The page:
My gallbladder went rogue a couple of years ago and became my enemy.  It took me a week of pain so severe that I was ready to die. The pain was so severe that it grossly exceeded my natural childbirth.  I had a high fever joined with pain meds which caused me to hallucinate or pass out with horrific nightmares – that included feeling the pain from within the events of the nightmare.  If it was a choice of staying in the bed to die or going down the mile long gravel road that rattled your teeth loose that would cause even more pain, I was ready to die in that bed.

I finally had a brief window where the pain had subsided so I asked my roommate at the time to take me to the ER where they admitted me immediately.  Once the antibiotics started doing their job, the pain subsided as it should have (thank God!) and I didn’t need a whole lot of pain meds.  I asked for a couple Tylenol and was instead given a shot of morphine!  Why?  Because it was easier for the staff.  And again, it was over-medicating instead of dealing with the patient (in this case me) to see what’s going on instead of assuming.  I finally told them then to mark my chart to say that I am allergic to morphine to keep them from doing it again.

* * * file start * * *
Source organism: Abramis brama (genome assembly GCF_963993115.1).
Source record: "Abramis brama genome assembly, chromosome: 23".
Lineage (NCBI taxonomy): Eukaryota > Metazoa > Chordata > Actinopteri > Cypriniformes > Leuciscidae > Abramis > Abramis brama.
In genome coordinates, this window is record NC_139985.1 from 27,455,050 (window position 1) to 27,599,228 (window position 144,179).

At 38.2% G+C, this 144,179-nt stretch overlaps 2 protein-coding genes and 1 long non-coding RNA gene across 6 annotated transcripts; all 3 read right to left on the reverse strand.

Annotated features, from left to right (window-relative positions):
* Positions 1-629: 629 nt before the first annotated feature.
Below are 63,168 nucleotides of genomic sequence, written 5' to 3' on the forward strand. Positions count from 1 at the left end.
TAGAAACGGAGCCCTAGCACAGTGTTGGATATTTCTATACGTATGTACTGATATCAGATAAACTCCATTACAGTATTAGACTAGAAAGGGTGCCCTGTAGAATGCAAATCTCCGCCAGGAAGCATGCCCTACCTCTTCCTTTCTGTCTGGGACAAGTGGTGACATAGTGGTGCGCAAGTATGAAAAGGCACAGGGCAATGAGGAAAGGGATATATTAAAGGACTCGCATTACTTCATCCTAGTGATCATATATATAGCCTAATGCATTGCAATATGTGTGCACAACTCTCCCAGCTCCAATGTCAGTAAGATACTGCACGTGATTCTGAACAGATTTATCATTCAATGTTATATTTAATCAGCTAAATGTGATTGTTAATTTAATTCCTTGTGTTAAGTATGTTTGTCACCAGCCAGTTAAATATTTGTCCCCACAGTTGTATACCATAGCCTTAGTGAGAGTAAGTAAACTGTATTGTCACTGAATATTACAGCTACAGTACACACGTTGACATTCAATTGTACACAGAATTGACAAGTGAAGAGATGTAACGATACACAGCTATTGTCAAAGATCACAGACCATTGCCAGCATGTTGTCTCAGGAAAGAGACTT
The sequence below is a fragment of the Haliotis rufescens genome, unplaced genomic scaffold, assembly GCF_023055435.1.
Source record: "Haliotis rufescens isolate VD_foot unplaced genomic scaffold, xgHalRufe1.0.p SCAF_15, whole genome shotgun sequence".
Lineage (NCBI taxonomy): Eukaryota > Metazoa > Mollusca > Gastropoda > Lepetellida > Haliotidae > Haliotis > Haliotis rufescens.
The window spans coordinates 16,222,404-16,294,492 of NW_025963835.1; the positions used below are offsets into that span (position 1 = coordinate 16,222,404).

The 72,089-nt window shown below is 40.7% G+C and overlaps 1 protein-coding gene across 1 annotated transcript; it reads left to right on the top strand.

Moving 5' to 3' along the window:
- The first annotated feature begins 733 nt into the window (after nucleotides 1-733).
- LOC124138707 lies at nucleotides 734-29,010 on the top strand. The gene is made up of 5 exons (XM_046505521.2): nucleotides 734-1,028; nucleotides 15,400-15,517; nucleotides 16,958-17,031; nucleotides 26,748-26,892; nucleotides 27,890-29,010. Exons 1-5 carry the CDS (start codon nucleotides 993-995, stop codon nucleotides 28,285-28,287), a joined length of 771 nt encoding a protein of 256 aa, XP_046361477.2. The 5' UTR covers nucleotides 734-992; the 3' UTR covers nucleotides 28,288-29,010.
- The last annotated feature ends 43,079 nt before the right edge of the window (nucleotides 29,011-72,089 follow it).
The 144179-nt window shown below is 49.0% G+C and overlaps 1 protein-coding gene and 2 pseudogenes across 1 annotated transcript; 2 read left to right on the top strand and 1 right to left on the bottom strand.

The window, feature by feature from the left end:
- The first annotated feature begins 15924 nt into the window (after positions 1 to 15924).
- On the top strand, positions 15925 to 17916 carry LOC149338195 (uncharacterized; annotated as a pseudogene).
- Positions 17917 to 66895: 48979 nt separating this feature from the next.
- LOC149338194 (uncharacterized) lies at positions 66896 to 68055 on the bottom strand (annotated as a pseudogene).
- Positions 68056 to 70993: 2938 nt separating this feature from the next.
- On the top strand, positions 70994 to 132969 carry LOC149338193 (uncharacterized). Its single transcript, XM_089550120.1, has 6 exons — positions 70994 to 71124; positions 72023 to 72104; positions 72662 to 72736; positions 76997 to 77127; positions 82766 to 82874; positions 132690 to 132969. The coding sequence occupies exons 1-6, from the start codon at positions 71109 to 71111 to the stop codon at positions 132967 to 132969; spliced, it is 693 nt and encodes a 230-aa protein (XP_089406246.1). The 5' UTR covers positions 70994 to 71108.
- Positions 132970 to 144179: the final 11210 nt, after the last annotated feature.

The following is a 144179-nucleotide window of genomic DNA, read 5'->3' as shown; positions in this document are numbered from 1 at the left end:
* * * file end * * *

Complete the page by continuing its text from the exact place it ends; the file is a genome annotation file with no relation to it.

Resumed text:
Watching that video, all I could think was how much pain I would have been spared, how much time that Kid wouldn’t have been so neglected as a result, and that still throws shadows on our relationship to this day.  How many people could be treated differently, not only with dignity but in partnership with their doctor to actively work together to solve or treat things to achieve the best outcomes for the patients?  I have fibromyalgia and talk to anyone who has it and they can tell you about the disrespect and mistreatment and/or lack of treatment that they have had because of it.

This country needs to stop being grabbed by the  ______  from the pharmaceutical companies that want us on multiple pills so they make multiple sales, and push for treatment because a cure doesn’t help their bottom line in perpetuity.

We need to be seen as patients, not as symptoms.  We’re not a pile of disconnected body parts, we’re all connected, and it means that we shouldn’t be treated as a series of separate body parts.  Maybe then we can return quality of live and work on being a healthier country overall.


We’ll talk again soon, 



We’re Suffering and It’s Real, Too Real In Fact

Image result for free images for blogs fibromyalgia

Once again I saw another human at the end of their rope because a friend, loved one, co-worker or any other allegedly sentient being on the planet did a number on them about their fibromyalgia.